The Medical Board of Australia is considering options for clearer regulation of medical practitioners who provide complementary or unconventional medicine or emerging treatments.
The Medical Board of Australia is considering options for clearer regulation of medical practitioners who provide complementary or unconventional medicine or emerging treatments. filmfoto

What do you think of alternative medicinal treatments?

THE Medical Board of Australia is seeking feedback from the community regarding regulation of medical practitioners who provide complementary and unconventional medicine and emerging treatments.

The board is considering options for clearer regulation of those medical practitioners.

"Concerns have been raised by stakeholders about this area of practice suggesting that additional guidance for medical practitioners is needed to support safe practice and ensure safeguards for patients," the spokesperson said.

The source explained some of the areas of medical practice with more specific examples of the procedures and treatments being offered, and where some concerns have been raised to the board, are complementary and alternative medicine, Lyme-like illness and Lyme disease, stem cell therapies (haematopoietic stem cell transplants), platelet rich plasma (PRP) - particularly when promoted for aesthetic purposes, anti-ageing cosmetic and regenerative medicine, plus performance enhancing treatments and health and wellness therapies.

In regards to medicinal cannabis, changes to Commonwealth and state and territory legislation allows for lawful access to medicinal cannabis through the TGA Authorised Prescriber Scheme and Special Access Scheme.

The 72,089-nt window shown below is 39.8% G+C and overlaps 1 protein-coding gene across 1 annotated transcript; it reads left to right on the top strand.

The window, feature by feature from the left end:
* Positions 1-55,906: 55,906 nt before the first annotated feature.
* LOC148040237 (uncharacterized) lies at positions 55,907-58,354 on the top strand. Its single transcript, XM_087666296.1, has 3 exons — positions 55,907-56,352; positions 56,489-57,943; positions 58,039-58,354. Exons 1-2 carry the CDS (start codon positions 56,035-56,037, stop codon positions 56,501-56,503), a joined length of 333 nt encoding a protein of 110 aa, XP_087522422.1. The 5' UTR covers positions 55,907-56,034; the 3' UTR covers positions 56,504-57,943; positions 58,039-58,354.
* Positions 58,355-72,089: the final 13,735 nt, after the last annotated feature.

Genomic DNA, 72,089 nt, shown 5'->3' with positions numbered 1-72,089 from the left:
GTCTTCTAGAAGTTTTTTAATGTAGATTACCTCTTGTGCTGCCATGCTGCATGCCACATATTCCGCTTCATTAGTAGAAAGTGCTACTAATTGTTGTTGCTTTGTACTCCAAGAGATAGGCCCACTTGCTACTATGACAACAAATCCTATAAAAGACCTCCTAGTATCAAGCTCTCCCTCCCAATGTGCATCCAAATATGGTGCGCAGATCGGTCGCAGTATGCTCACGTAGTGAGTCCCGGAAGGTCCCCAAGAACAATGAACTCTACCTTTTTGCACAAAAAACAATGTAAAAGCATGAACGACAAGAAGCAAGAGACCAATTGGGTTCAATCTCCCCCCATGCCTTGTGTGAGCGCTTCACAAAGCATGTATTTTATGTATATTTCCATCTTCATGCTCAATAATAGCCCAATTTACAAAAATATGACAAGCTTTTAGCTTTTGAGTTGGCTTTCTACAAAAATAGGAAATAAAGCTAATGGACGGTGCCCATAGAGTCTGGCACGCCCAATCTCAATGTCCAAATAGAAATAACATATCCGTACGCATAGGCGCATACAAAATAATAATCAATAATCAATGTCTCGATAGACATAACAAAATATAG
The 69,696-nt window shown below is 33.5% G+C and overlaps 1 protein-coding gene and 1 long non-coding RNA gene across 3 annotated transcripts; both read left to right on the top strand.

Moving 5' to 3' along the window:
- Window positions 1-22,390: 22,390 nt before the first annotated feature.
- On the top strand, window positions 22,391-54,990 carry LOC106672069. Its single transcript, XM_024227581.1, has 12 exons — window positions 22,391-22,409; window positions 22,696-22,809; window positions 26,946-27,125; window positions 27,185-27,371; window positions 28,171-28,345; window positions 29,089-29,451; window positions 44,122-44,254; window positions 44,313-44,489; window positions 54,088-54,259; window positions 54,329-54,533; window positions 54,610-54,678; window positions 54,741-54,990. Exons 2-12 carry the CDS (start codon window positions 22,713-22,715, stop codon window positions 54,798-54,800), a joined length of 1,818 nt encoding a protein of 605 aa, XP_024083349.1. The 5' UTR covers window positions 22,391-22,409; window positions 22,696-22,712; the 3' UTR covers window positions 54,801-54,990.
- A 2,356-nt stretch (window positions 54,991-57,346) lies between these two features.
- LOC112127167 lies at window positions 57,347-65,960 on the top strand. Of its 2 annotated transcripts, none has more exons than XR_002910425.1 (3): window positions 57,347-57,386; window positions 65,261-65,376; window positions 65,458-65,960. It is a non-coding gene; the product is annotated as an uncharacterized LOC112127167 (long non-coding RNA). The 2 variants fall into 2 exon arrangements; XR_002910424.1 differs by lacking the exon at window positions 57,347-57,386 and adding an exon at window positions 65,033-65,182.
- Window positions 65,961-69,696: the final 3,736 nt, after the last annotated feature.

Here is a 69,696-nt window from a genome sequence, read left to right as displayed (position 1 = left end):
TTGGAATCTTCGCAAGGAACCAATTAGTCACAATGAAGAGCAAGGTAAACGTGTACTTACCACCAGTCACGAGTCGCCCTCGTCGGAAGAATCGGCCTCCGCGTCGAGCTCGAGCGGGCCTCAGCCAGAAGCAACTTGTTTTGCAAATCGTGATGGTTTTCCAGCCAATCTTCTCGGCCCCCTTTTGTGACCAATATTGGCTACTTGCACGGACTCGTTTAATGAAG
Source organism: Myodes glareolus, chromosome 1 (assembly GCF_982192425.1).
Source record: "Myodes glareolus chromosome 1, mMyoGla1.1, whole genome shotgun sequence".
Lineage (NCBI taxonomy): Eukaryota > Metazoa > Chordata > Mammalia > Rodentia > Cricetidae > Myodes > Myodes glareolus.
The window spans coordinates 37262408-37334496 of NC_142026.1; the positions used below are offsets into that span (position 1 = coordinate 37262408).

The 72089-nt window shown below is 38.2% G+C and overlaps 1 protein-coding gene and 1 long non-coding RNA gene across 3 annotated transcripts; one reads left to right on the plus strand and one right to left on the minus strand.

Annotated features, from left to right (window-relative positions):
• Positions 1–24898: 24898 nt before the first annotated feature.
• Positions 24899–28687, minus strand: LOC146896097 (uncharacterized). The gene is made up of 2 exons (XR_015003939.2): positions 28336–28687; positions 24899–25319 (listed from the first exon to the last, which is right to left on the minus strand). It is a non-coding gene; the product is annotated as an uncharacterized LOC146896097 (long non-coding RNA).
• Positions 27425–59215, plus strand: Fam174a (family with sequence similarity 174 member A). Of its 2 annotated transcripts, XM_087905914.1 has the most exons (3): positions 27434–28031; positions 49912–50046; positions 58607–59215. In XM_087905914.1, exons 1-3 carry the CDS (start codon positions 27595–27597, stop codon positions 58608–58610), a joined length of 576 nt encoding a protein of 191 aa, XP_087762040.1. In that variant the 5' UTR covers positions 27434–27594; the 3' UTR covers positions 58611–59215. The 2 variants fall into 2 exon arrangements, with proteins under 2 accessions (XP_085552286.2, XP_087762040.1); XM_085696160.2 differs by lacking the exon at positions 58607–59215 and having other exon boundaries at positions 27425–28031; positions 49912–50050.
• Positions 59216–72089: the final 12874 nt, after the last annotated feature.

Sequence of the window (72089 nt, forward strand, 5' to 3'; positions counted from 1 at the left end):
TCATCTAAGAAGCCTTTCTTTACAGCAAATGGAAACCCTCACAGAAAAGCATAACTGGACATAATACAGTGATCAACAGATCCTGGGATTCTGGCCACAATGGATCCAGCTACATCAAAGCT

As the TGA has published clinical guidance for prescribers of medical cannabis, it may not be covered by the board's regulation activity.

The board is proposing the following definition for complementary and unconventional medicine and emerging treatments:

"Complementary and unconventional medicine and emerging treatments include any assessment, diagnostic technique or procedure, diagnosis, practice, medicine, therapy or treatment that is not usually considered to be part of conventional medicine, whether used in addition to, or instead of, conventional medicine."

This also includes unconventional use of approved medical devices and therapies.

The organisation will then review all the feedback provided through the submissions and will further consider the options.

"Many submissions are from patients who describe the importance of complementary medicine in their lives. We value this feedback and we will take all of it into consideration," the spokesperson said.

Written submissions can be sent via email, marked 'Consultation on complementary and unconventional medicine and emerging treatments' to medboardconsultation@ahpra.gov.au by Sunday, June 30.


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